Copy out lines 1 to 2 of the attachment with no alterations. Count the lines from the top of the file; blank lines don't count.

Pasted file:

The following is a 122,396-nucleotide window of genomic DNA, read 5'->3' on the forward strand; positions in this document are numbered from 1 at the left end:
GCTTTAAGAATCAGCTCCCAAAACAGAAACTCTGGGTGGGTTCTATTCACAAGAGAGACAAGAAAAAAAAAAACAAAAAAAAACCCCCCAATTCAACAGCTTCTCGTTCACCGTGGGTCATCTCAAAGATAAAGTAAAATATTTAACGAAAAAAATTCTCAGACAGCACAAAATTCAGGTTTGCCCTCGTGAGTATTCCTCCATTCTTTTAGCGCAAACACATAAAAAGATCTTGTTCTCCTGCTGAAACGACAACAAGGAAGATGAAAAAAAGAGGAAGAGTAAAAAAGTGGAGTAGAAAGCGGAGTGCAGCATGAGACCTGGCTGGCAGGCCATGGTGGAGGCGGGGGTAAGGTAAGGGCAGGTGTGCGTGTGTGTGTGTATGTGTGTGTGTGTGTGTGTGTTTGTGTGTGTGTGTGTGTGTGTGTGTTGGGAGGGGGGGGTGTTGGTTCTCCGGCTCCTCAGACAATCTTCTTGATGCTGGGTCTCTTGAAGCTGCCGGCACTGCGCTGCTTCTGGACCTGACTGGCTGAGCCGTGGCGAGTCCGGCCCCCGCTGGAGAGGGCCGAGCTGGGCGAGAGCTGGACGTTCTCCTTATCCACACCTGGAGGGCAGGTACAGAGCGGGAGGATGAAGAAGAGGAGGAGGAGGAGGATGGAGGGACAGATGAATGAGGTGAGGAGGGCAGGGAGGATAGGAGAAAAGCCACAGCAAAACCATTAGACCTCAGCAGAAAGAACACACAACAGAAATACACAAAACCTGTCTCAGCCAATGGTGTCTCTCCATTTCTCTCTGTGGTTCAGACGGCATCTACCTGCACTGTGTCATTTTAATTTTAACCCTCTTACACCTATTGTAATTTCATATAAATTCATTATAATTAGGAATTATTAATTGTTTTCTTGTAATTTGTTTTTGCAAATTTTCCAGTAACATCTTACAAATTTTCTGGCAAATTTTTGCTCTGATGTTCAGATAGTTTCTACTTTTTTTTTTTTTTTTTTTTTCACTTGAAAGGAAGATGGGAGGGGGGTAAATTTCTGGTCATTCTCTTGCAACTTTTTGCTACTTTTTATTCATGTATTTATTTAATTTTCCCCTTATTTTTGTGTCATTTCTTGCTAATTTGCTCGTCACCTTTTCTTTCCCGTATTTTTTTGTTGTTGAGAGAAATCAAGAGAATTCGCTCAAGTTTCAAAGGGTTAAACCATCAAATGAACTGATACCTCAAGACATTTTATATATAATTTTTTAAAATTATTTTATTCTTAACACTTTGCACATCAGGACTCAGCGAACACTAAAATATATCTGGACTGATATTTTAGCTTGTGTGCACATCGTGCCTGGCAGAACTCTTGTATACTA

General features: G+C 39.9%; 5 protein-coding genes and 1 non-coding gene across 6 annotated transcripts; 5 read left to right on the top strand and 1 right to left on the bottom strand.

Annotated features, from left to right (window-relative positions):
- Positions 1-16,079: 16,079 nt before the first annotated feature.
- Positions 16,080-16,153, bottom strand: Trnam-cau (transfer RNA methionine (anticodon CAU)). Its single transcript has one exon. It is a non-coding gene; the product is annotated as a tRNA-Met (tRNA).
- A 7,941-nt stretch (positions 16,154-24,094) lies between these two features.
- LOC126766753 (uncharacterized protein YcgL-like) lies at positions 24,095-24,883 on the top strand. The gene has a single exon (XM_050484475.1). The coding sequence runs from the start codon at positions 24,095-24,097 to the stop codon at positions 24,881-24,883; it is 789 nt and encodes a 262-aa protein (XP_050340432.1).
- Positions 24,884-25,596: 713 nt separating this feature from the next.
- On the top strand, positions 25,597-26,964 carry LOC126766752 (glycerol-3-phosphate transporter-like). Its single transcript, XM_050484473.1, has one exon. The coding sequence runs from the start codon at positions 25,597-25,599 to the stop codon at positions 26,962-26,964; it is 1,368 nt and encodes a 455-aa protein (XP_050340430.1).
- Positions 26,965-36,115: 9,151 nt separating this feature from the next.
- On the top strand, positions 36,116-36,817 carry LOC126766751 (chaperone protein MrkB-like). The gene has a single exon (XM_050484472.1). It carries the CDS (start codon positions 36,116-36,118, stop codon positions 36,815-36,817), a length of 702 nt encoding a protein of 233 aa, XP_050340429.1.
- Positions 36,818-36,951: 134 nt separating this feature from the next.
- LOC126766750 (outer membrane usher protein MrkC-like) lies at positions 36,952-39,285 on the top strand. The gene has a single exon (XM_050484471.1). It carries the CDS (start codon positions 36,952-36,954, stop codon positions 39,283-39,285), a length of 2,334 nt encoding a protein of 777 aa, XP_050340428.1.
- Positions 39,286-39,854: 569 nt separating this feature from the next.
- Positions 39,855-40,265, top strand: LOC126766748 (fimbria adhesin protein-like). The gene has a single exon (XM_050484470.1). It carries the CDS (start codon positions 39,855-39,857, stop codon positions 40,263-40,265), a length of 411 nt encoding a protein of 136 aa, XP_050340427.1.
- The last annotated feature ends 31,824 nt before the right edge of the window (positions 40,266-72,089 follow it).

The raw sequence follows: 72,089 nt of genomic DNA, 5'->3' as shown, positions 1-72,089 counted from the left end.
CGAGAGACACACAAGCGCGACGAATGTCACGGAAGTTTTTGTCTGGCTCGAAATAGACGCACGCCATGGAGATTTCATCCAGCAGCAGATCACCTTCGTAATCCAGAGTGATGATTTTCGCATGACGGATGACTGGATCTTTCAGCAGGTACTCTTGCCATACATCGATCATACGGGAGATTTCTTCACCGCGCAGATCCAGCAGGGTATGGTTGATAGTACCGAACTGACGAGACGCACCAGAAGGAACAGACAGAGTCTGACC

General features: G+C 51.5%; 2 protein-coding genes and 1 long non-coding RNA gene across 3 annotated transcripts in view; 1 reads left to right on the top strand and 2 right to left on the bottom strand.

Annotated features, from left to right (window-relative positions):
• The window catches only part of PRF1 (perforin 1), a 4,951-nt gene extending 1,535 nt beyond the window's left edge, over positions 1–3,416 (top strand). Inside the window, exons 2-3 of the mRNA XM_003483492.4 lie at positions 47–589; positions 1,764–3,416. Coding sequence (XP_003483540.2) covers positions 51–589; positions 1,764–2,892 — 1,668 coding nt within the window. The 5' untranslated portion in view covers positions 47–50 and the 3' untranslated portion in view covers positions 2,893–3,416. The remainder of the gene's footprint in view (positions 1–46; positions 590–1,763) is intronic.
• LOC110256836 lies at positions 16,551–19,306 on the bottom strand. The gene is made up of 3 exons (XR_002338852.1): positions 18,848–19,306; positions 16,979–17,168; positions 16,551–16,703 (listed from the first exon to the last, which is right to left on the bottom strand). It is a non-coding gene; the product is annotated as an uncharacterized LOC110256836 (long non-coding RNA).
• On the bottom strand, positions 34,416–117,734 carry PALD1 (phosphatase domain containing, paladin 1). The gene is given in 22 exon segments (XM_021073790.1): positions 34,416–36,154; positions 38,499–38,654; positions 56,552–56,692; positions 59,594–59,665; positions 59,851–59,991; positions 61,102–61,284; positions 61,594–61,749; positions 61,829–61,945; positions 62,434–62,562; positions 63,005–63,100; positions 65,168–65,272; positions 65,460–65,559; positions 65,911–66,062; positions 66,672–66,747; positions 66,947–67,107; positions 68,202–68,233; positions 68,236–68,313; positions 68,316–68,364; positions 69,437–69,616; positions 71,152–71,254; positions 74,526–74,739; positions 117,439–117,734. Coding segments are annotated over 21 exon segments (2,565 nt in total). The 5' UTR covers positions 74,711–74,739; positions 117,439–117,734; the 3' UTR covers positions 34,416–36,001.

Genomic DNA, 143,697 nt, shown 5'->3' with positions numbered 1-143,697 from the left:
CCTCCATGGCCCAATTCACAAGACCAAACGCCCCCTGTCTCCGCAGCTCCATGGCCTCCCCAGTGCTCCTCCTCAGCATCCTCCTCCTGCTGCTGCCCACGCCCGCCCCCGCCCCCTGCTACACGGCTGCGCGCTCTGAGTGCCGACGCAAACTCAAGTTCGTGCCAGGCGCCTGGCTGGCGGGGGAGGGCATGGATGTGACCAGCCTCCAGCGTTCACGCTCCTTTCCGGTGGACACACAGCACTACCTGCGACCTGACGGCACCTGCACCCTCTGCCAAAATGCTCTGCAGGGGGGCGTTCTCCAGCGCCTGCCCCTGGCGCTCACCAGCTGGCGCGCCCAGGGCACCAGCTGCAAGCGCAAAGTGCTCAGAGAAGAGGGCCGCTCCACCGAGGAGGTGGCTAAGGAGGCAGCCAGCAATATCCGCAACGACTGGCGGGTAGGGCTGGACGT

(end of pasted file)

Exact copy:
The following is a 122,396-nucleotide window of genomic DNA, read 5'->3' on the forward strand; positions in this document are numbered from 1 at the left end:
GCTTTAAGAATCAGCTCCCAAAACAGAAACTCTGGGTGGGTTCTATTCACAAGAGAGACAAGAAAAAAAAAAACAAAAAAAAACCCCCCAATTCAACAGCTTCTCGTTCACCGTGGGTCATCTCAAAGATAAAGTAAAATATTTAACGAAAAAAATTCTCAGACAGCACAAAATTCAGGTTTGCCCTCGTGAGTATTCCTCCATTCTTTTAGCGCAAACACATAAAAAGATCTTGTTCTCCTGCTGAAACGACAACAAGGAAGATGAAAAAAAGAGGAAGAGTAAAAAAGTGGAGTAGAAAGCGGAGTGCAGCATGAGACCTGGCTGGCAGGCCATGGTGGAGGCGGGGGTAAGGTAAGGGCAGGTGTGCGTGTGTGTGTGTATGTGTGTGTGTGTGTGTGTGTTTGTGTGTGTGTGTGTGTGTGTGTGTTGGGAGGGGGGGGTGTTGGTTCTCCGGCTCCTCAGACAATCTTCTTGATGCTGGGTCTCTTGAAGCTGCCGGCACTGCGCTGCTTCTGGACCTGACTGGCTGAGCCGTGGCGAGTCCGGCCCCCGCTGGAGAGGGCCGAGCTGGGCGAGAGCTGGACGTTCTCCTTATCCACACCTGGAGGGCAGGTACAGAGCGGGAGGATGAAGAAGAGGAGGAGGAGGAGGATGGAGGGACAGATGAATGAGGTGAGGAGGGCAGGGAGGATAGGAGAAAAGCCACAGCAAAACCATTAGACCTCAGCAGAAAGAACACACAACAGAAATACACAAAACCTGTCTCAGCCAATGGTGTCTCTCCATTTCTCTCTGTGGTTCAGACGGCATCTACCTGCACTGTGTCATTTTAATTTTAACCCTCTTACACCTATTGTAATTTCATATAAATTCATTATAATTAGGAATTATTAATTGTTTTCTTGTAATTTGTTTTTGCAAATTTTCCAGTAACATCTTACAAATTTTCTGGCAAATTTTTGCTCTGATGTTCAGATAGTTTCTACTTTTTTTTTTTTTTTTTTTTTCACTTGAAAGGAAGATGGGAGGGGGGTAAATTTCTGGTCATTCTCTTGCAACTTTTTGCTACTTTTTATTCATGTATTTATTTAATTTTCCCCTTATTTTTGTGTCATTTCTTGCTAATTTGCTCGTCACCTTTTCTTTCCCGTATTTTTTTGTTGTTGAGAGAAATCAAGAGAATTCGCTCAAGTTTCAAAGGGTTAAACCATCAAATGAACTGATACCTCAAGACATTTTATATATAATTTTTTAAAATTATTTTATTCTTAACACTTTGCACATCAGGACTCAGCGAACACTAAAATATATCTGGACTGATATTTTAGCTTGTGTGCACATCGTGCCTGGCAGAACTCTTGTATACTA